It isn't only death and taxes. You can also be sure the technology you crave today will become tomorrow's dust collectors. Whether it's a simple Atari joystick, a rectangular Nintendo Entertainment System controller outfitted with arrows and buttons, or a once-modern Nintendo 64 controller, it may be time to give them a new purpose.
After all, you probably worked hard for this gear. Doing odd jobs for the parents, mowing lawns for the neighbors or borrowing money from your little sister (a sign of true desperation) -- just to get your hands on the latest console and accessories. If you've kept this classic gear in good working order, hook it up and play it. At least once in awhile.
If, however, you have an oddball assortment of parts -- particularly controllers -- it's time to put them to good use. From desk accessories to iPod docks, we've got plenty of solutions to keep your old controllers out of a landfill.
If you're looking for a clever way to control a few simple actions on your TV, try converting an Atari 2600 joystick into a remote control.
First, you'll need to purchase a standard miniature remote control and remove its circuit board. Then remove the batteries inside the Atari 2600 joystick. Use a heated soldering gun to remove one of the plastic partitions between the batteries; this will make room for the circuit board of the mini-remote, which will fit snugly into this space. The mini remote and the joystick use the same type of switches, so making it operational is simply a function of replacing the existing wires with the mini remote's wires. You can use the coin battery that came with the mini remote and the existing infrared LED lights to send the signal out of the remote.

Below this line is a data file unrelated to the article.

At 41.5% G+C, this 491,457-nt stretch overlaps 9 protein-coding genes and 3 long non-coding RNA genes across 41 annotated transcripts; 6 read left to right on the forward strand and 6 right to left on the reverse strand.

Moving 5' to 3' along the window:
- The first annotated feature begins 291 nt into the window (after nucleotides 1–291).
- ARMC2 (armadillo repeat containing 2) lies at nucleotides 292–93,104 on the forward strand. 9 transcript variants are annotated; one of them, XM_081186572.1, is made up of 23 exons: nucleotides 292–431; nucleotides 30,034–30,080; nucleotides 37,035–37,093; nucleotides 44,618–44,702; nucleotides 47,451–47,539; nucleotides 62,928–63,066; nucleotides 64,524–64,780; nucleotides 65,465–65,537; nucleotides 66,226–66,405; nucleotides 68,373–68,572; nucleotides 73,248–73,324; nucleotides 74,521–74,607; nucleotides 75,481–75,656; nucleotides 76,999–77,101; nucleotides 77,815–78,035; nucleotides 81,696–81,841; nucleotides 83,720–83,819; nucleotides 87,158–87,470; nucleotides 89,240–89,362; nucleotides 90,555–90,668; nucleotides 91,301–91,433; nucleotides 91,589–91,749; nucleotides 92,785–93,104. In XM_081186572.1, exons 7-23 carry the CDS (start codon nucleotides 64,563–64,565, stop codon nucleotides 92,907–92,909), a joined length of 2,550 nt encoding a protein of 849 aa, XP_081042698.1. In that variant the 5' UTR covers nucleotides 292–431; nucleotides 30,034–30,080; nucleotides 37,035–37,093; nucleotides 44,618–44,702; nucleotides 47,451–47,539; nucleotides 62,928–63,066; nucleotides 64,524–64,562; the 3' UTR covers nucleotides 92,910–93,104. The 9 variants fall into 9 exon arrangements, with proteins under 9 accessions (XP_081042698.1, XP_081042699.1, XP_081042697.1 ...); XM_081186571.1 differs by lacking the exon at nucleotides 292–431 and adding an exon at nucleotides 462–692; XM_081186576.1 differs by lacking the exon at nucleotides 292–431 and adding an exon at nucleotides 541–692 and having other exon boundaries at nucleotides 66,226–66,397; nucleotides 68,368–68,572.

After your modifications are complete, you'll be able to activate the TV by inserting two AA batteries and pressing the joystick's "fire" button. In addition, you can press the joystick to the right to turn the volume up and the left to turn the volume down. The "reset" button will mute the TV, and you can move the joystick up and down to change channels. The "audio/video select" button will allow you to toggle between TV and components [source: Hacked Gadgets].
Ah, the Nintendo Entertainment System. Not only does it provide plenty of fodder for which children can mock their parents, but it's so absolutely retro that even hipsters think it's cool. Well, the NES controllers at least. These compact, flat, rectangular controllers are now seen holding up skinny jeans on the pages of FHM and Wired. You could purchase your own or you could make one out of a repurposed controller.
To begin the transformation, cut the cord off the controller. (Make sure it's not plugged in, of course). Then bend and solder a stretch of wire into a square (the bottom section of a wire hanger is the ideal length), add a couple of brackets to the back of the controller with the wire underneath. Affix the entire affair to one end of a belt. Your NES belt buckle is ready to wear. Be sure to tuck your T-shirt in, though. You wouldn't want the world to miss out on your awesomeness [source: Instructables].
If you're a child of the '80s, you probably know your way around a Duck Hunt gun. This ubiquitous gun was part-and-parcel of the Nintendo Entertainment System's Duck Hunt game. It was state-of-the-art at the time and worked by employing a series of sensors in the gun that could detect light changes on the TV screen during the game [source: Patent Storm]. After Duck Hunt became outdated, the gun had few other applications. Until now.
Paint it black or keep it as-is, and pair it with a Halloween costume. You can also use it as a play prop or donate it to the kids for pretend play. It's time the Duck Hunt gun was revived for a second round.